PET PROFILES: CARES adoptees Rocko & Cowboy looking for loving homes

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EDITOR’S NOTE: This story is part of a new, ongoing series that features Burien CARES animal adoptees looking for loving homes:

By Cydney Moore


This is Rocko – a pit/rottweiler mix who, as far as I can tell, is beloved by all. Rocko was surrendered in early September, and has since become a staff and volunteer favorite at the shelter. They describe him as “ incredibly intelligent, gentle, affectionate, and eager to please,” and one staff member even said that, if he didn’t already have two dogs of his own, he would have already taken Rocko home himself.

Rocko has spent time working with a professional trainer, who has been impressed with how responsive and quick-to-learn he was. He has mastered several commands, and Powers Proper Canines will provide a free one-hour training session for whoever adopts Rocko to teach them his commands, and give tips on how to continue his training at home.

His current trainer, Jordin, says, “Rocko will warm up quickly to new people,” – I can corroborate this, as he gave me a very friendly greeting when we were introduced – “and once he does, Rocko is the biggest cuddler. Rocko wants to be wherever you are, he looks for you when you leave the room and wants to please… Rocko is an amazing, sweet dog who had great basic obedience and would make a great addition to your family!”

Rocko was raised in a home with several other large dogs, so he typically gets along well with other big dogs (especially females); however he can get nervous around smaller dogs, so he would probably do best in a home without smaller dogs (or cats). Rocko loves children (from what I hear, he had a great time greeting trick-or-treaters during Boo in Burien), but he wasn’t exposed to small children much in his previous home, and sometimes he can be a little enthusiastic in his play and affections, so this big boy would probably be better paired with middle or high schoolers.

This fun-loving guy has a clean bill of health from the vet (who says he seems to be in excellent shape), has been neutered, microchipped and dewormed, and is up-to-date on all his shots. The general consensus is that Rocko would make an amazing addition to the right family – he’s just waiting for them to come pick him up and take him home!


Cowboy, first and foremost, is a cuddlebug. When I met Cowboy, he was sitting alone in the play room at the shelter waiting for me to come in, verbalizing his nervousness. The moment I approached him and started giving him affection, his entire demeanor immediately changed – he went from being tensed up, crouching on a perch meowling, to relaxing, laying down and getting comfortable while I rubbed his chin and stroked his fur. When I stepped back for a moment, he protested, and when I took a few more steps away from him, he started getting nervous again, crying and looking around for an exit. As soon as I returned to give him more attention, he reverted to his previous state of coziness.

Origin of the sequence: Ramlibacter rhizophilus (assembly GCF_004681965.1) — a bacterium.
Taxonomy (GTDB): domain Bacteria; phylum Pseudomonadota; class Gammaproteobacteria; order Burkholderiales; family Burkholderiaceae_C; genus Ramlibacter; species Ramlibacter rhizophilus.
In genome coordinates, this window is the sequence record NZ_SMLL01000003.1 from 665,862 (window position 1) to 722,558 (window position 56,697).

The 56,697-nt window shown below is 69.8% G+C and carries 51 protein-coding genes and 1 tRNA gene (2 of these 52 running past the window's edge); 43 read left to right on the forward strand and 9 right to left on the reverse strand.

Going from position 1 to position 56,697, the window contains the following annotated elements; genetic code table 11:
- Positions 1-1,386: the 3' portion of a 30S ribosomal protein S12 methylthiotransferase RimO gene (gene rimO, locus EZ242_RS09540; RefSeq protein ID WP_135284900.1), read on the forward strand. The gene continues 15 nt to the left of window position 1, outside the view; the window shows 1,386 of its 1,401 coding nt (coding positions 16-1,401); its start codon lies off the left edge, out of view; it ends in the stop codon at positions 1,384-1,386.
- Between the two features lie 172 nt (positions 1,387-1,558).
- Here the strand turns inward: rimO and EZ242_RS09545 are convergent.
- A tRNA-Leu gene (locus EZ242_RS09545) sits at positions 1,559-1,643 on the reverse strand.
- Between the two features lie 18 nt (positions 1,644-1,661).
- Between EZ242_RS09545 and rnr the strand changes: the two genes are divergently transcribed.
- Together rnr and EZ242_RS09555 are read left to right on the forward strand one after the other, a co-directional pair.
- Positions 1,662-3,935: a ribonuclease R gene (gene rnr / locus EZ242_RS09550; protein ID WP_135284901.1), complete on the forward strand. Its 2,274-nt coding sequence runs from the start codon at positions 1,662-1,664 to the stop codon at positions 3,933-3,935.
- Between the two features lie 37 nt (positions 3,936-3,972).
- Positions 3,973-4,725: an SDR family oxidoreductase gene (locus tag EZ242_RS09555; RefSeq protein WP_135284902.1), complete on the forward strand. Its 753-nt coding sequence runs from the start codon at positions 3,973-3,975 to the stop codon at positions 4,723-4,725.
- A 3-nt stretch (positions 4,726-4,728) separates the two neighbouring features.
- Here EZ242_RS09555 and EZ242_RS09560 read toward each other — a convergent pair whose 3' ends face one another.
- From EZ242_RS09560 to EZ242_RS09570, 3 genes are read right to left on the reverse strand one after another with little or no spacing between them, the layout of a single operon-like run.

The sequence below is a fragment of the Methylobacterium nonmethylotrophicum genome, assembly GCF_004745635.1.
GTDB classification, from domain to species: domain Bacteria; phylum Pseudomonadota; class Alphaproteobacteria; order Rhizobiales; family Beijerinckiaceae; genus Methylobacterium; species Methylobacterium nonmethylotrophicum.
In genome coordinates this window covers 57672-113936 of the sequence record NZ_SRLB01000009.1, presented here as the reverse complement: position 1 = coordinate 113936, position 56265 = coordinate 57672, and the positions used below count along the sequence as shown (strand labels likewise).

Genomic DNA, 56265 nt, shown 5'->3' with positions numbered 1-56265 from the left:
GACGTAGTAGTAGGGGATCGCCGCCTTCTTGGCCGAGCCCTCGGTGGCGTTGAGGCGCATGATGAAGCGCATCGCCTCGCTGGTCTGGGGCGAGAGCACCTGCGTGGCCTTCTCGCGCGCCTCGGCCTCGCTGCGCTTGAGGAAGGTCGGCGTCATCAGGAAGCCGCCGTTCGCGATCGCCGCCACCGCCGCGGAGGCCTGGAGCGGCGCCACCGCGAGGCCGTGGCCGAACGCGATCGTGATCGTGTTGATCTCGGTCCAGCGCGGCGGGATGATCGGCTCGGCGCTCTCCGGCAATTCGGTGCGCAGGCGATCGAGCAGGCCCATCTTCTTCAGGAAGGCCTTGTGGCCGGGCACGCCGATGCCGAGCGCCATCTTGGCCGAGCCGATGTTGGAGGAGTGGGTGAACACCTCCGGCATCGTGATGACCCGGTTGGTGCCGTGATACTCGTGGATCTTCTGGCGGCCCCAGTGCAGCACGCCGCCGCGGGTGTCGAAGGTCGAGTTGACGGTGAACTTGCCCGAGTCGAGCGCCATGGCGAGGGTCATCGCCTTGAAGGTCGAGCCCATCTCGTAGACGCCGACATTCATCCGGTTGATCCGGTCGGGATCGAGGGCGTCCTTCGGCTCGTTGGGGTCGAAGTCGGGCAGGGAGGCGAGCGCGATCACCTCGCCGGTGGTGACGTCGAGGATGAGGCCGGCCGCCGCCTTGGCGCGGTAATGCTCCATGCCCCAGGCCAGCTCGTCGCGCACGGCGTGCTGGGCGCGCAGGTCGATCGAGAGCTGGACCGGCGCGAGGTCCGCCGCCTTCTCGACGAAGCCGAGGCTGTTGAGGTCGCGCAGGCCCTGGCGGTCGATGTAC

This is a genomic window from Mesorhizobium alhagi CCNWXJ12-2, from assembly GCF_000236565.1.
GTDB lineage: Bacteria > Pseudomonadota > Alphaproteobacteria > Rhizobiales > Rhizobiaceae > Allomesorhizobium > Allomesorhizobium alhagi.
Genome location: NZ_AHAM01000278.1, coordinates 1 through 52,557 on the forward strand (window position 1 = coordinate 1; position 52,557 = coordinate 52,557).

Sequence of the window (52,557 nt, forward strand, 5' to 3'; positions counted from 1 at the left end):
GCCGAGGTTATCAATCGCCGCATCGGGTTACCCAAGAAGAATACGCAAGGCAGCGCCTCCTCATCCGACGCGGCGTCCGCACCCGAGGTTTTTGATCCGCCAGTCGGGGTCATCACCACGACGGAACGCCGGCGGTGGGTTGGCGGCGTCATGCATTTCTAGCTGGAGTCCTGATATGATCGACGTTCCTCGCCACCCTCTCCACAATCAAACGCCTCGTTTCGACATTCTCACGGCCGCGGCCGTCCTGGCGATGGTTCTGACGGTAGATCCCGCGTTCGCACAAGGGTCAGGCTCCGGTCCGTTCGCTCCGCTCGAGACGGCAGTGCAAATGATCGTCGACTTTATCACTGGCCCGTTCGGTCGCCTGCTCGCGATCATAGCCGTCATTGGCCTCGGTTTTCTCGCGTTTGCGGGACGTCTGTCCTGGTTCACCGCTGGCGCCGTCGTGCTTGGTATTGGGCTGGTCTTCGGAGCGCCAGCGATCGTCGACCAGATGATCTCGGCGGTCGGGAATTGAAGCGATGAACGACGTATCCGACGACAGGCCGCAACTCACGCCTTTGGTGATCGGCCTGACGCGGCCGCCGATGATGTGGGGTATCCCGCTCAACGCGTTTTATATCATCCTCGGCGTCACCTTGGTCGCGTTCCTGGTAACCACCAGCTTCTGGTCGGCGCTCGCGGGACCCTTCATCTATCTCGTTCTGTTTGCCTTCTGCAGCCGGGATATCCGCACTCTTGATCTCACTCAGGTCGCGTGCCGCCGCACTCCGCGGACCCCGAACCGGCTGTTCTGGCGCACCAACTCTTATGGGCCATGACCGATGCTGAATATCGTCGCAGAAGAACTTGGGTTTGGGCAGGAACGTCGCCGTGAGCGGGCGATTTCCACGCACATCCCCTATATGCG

Although I offered him an assortment of toys to play with, he seemed rather disinterested, and wanted nothing more than to be petted (though he was just a bit too nervous to come approach me to seek the attention directly). In a more familiar and comfortable environment, he may be more prone to playfulness, but huddled in the shelter, all he wanted was affection.
In terms of socialization, Cowboy seems to be particular about other cats, but he may do fine with the right kitty friend in a new home; he certainly loves people, though.

Cowboy is an older cat, estimated at around 9 years old, but the vet has given him a clean bill of health. He has been neutered, flea-treated, dewormed, microchipped, and is up-to-date on all his shots.

This fellow has been around, spent some time on the road, and undoubtedly seen a lot of things. At this point, he needs a comfy place where he can settle down, and someone who can give him the love he needs to feel safe and secure. If you have a place in your life for a companion like Cowboy, he will undoubtedly make a very special addition to your home.

To learn more about Rocko and Cowboy, or to find out how you can foster/adopt, please contact Burien C.A.R.E.S. at (206)-812-2737 or stop by during business hours at 909 SW 151st Street.

Burien C.A.R.E.S. is a non-profit, no-kill animal shelter serving the City of Burien; more info at Burien C.A.R.E.S.

Volunteers and donations are always welcome.

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